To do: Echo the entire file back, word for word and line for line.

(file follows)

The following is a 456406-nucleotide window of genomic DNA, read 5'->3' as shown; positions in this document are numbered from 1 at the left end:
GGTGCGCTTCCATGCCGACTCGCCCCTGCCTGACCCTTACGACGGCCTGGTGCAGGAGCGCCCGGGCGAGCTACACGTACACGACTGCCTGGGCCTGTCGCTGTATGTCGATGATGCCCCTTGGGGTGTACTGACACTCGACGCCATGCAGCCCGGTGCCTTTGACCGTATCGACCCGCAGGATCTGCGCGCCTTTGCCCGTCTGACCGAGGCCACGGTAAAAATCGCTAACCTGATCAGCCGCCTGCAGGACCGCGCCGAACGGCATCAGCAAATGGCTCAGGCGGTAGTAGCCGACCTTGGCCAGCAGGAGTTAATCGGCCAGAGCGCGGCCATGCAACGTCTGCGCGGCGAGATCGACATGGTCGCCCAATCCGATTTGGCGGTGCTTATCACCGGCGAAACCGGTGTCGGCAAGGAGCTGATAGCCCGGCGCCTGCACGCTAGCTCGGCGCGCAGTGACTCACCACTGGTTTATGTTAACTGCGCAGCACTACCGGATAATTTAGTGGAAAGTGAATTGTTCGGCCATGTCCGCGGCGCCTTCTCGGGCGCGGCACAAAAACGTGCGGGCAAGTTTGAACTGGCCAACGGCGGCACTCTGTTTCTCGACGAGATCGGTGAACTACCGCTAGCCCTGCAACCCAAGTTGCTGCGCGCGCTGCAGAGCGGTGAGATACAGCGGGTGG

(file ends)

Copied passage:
The following is a 456406-nucleotide window of genomic DNA, read 5'->3' as shown; positions in this document are numbered from 1 at the left end:
GGTGCGCTTCCATGCCGACTCGCCCCTGCCTGACCCTTACGACGGCCTGGTGCAGGAGCGCCCGGGCGAGCTACACGTACACGACTGCCTGGGCCTGTCGCTGTATGTCGATGATGCCCCTTGGGGTGTACTGACACTCGACGCCATGCAGCCCGGTGCCTTTGACCGTATCGACCCGCAGGATCTGCGCGCCTTTGCCCGTCTGACCGAGGCCACGGTAAAAATCGCTAACCTGATCAGCCGCCTGCAGGACCGCGCCGAACGGCATCAGCAAATGGCTCAGGCGGTAGTAGCCGACCTTGGCCAGCAGGAGTTAATCGGCCAGAGCGCGGCCATGCAACGTCTGCGCGGCGAGATCGACATGGTCGCCCAATCCGATTTGGCGGTGCTTATCACCGGCGAAACCGGTGTCGGCAAGGAGCTGATAGCCCGGCGCCTGCACGCTAGCTCGGCGCGCAGTGACTCACCACTGGTTTATGTTAACTGCGCAGCACTACCGGATAATTTAGTGGAAAGTGAATTGTTCGGCCATGTCCGCGGCGCCTTCTCGGGCGCGGCACAAAAACGTGCGGGCAAGTTTGAACTGGCCAACGGCGGCACTCTGTTTCTCGACGAGATCGGTGAACTACCGCTAGCCCTGCAACCCAAGTTGCTGCGCGCGCTGCAGAGCGGTGAGATACAGCGGGTGG